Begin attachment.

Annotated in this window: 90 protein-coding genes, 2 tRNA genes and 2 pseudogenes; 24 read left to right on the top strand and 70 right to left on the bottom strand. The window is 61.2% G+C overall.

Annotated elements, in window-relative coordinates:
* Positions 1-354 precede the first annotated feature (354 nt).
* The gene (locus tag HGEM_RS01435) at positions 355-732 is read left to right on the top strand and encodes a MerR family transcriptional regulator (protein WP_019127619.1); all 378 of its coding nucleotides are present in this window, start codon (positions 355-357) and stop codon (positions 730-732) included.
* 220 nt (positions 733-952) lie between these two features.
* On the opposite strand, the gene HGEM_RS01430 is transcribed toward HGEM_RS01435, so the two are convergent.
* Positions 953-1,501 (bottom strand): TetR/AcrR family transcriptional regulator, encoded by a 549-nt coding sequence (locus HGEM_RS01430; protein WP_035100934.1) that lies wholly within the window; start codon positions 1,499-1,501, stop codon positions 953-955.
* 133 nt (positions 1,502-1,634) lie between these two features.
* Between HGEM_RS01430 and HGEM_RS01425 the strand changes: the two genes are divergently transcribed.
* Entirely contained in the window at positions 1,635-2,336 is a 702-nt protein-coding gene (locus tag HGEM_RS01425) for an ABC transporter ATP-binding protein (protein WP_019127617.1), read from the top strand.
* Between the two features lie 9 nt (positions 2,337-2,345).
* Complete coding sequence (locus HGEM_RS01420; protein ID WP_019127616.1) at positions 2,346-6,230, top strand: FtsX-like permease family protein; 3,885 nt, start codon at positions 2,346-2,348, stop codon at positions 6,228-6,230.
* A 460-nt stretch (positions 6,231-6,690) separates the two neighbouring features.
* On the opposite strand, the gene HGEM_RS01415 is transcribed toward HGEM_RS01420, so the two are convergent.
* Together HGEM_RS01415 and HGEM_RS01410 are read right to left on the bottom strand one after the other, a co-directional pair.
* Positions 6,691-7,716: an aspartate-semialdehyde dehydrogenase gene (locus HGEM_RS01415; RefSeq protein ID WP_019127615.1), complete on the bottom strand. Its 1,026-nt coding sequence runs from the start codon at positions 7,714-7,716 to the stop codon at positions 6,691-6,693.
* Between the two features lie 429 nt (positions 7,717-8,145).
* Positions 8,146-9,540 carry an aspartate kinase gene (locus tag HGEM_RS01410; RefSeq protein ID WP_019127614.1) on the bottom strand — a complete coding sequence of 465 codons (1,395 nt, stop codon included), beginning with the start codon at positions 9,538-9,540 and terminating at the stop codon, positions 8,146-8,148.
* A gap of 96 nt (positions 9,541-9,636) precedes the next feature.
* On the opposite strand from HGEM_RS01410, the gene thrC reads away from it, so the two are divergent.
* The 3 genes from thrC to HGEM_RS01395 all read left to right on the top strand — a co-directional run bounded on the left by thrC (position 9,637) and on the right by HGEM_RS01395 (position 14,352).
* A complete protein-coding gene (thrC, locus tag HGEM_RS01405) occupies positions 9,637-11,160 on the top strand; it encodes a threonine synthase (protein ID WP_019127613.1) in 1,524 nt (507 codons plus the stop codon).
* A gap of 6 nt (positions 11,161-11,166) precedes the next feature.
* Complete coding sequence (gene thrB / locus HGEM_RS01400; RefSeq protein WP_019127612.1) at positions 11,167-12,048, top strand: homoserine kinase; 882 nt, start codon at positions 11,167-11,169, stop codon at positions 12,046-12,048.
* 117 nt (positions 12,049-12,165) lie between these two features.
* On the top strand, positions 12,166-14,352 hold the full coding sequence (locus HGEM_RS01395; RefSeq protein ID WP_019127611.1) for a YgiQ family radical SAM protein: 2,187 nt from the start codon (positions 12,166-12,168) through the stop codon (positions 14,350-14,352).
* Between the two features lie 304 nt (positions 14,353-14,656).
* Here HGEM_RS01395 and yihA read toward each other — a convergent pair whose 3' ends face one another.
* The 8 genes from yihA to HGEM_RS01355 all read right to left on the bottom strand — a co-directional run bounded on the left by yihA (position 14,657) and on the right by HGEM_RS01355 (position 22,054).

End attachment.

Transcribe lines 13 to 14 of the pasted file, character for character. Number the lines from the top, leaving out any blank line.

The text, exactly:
* A 460-nt stretch (positions 6,231-6,690) separates the two neighbouring features.
* On the opposite strand, the gene HGEM_RS01415 is transcribed toward HGEM_RS01420, so the two are convergent.